And I cannot talk about ”BATTLE: LOS ANGELES” without bringing up the film’s special effects. As I had earlier pointed out, the Brothers Strause was responsible for the visual effects and I believe they did a first rate job. Between their visual effects, Liebesman’s direction, Lukas Ettlin’s photography and Christian Wagner’s editing, ”BATTLE: LOS ANGELES” featured some very memorable scenes. Some of the scenes included the squad’s first encounter with the aliens on the fogged-covered streets of Santa Monica; Lockett and Lance Corporal Peter Kerns’ sighting of alien scouts on the roof of the police station and the surviving squad members’ nighttime helicopter ride above battle torn Los Angeles. But the visual centerpieces proved to be – at least for me – the two major battles featured in the movie. And I am referring to the freeway battle that resulted in tragic consequences and the final battle that featured the squad’s attempt to destroy the aliens’ command center. Between the visual effects, the editing and the action, these scenes struck me as mind blowing.

The movie’s producers and Jonathan Liebesman did an excellent job in casting the roles in the films. Aside from a few performances, most of the cast did solid work. I was even impressed by singer Ne-Yo, who portrayed one of the Marines, Corporal Kevin Harris. He and Gino Anthony Pesi (Corporal Nick Stavrou) managed to establish a humorous screen team as two best friends. I am certain that many people are aware that Elena Santos became another one of Michelle Rodriguez’s “tough girls” roles that has become her personal stock over the past decade. Mind you, her Santos came off as mature and did not turn into one of those “in your face” types that many have complained about over the years. And she blended well with the cast. Bridget Moynahan gave a solid performance as one of the civilians trapped at the police station. And she and Eckhart managed to establish a good chemistry without any taint of romance. I was especially impressed by his work in a scene in which his character expressed regret over his failure to leave the police station, when he had the chance. I would like to point out that Adetokumboh M’Cormack (Corpsman Jibril Adukwu), Jim Parrack (Sterns), and Will Rothhaar (Corporal Lee Imlay) did a great job in establishing why Nantz seemed to regard them as three of the sqaud’s most dependable character. And Rothhaar managed to achieve this with a great deal of humor. I just realized that Rodriguez is not the only ”LOST” cast alumni who appeared in this film. M’Cormack did two guest appearances on the show and both acted opposite British actor Adewale Akinnuoye-Agbaje.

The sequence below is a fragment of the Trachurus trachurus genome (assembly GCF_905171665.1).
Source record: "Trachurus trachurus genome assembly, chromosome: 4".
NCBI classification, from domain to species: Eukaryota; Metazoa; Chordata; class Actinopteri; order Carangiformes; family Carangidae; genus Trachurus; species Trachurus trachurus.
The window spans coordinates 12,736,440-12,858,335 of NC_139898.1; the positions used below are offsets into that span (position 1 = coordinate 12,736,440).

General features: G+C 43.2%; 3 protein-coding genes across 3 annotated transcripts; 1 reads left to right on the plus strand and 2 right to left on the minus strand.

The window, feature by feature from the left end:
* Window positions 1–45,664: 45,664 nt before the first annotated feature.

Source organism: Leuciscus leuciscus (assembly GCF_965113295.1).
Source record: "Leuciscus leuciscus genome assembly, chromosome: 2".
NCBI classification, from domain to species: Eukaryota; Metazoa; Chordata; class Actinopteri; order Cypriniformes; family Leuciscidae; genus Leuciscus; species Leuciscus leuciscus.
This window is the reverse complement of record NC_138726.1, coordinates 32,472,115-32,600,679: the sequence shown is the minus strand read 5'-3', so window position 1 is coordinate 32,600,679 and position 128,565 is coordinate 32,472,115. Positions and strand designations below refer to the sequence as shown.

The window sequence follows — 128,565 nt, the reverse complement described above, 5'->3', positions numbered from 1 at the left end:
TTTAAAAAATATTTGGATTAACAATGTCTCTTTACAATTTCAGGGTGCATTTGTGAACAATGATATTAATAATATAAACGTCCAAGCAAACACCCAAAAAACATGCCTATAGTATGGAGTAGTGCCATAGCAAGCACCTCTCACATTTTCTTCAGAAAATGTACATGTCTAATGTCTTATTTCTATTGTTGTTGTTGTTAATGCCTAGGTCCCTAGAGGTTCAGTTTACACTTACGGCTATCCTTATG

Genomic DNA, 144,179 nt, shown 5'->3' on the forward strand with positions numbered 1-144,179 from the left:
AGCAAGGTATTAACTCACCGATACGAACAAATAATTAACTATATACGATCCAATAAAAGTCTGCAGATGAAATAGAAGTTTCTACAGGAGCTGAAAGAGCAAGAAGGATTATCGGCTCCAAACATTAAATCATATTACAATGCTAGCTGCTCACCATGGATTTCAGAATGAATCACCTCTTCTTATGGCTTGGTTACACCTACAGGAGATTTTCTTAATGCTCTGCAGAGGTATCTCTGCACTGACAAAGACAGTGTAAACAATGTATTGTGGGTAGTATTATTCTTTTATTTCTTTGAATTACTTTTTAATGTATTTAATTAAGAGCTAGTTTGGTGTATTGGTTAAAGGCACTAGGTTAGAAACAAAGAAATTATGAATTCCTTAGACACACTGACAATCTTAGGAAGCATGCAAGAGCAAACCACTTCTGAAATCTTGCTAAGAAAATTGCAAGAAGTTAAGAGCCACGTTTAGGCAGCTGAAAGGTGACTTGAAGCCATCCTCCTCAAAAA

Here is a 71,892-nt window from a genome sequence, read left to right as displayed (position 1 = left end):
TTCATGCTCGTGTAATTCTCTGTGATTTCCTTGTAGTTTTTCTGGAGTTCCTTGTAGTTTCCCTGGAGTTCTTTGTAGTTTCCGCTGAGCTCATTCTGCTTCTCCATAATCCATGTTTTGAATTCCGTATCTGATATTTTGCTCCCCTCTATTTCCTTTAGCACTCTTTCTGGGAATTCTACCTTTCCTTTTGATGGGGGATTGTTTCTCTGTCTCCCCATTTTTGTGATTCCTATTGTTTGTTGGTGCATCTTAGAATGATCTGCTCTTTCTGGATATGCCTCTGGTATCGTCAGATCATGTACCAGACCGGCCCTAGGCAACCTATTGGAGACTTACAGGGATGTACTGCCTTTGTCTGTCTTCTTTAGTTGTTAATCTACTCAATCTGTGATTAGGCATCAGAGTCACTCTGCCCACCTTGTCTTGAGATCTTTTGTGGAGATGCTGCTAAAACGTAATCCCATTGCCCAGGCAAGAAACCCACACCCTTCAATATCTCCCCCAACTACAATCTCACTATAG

But there were performances that really stood out for me. Michael Peña also gave excellent performance as Joe Rincon, of the other civilians that were trapped at the West L.A. police station. Cory Hardrict gave a first-rate and subtle performance as Jason Lockett, the one Marine who harbored lingering resentment toward Nantz over the death of his brother – especially in one scene in which the two finally faced the matter. The last time I had ever seen Ramón Rodríguez , he portrayed Shia LaBeouf’s frantic roommate in the second ”TRANSFORMERS” movie. Imagine my surprise in seeing him portrayed the squad’s earnest, yet inexperienced leader, Lieutenant Martinez. I am happy to report that his Martinez came off as a lot less frantic(and embarrassing) than his character in ”TRANSFORMERS: REVENGE OF THE FALLEN”. In fact, he did a great job in portraying Martinez’s anxieties and eagerness without even going over the top. And for that I am eternally grateful. However, it was Aaron Eckhart who really carried the movie. And he did a superb job. This is the second time I have seen him in the lead of a movie. And after watching his performance as the competent, yet angst-ridden Michael Nantz, I can only wonder why he has not been cast in the lead in more of the A-studio films. For me, his best scene featured Nantz’s reaction after destroying an alien drone using a walkie-talkie and a grenade. Watching Eckhart’s hand shake, while the other cast members applauded his character’s actions was one of the best examples of silent acting I have seen in quite a while.

I am aware that ”BATTLE: LOS ANGELES” only managed to garner mixed reviews from the critics. I am also aware that the movie is not perfect. Nor is it the best alien invasion movie I have ever seen. But I still managed to enjoy the movie so much that I have to give kudos to director Jonathan Liebsman for his direction of a first-rate movie and an excellent cast led by the always superb Aaron Eckhart. Not surprisingly, I went to see this movie for a second time before it left my neighborhood’s movie theaters . . . and enjoyed it even more.

“SKYLINE” (2010) Review

“SKYLINE” (2010) Review

In the wake of James Cameron’s blockbuster, ”AVATAR”, Hollywood has begun its own spurt of alien invasion movies and television series. One of the first movies to reach the theaters is a story directed and produced by the Brothers Strause called”SKYLINE”

The movie began with strange lights appearing over the city of Los Angeles. These lights drew people like moths to a flame, allowing an extraterrestrial force to swallow as many members of the entire human population as possible, off the face of the Earth. Among the people affected by the appearance of this alien invasion force is a couple from New York City named Jarrod and Elaine, who are in town to visit Jarrod’s friend, a wealthy man named Terry who is celebrating his birthday at his Marina del Rey high rise. During the party, Elaine revealed that she was pregnant. And it turned out that Terry was having an affair with his assistant, behind his wife’s back.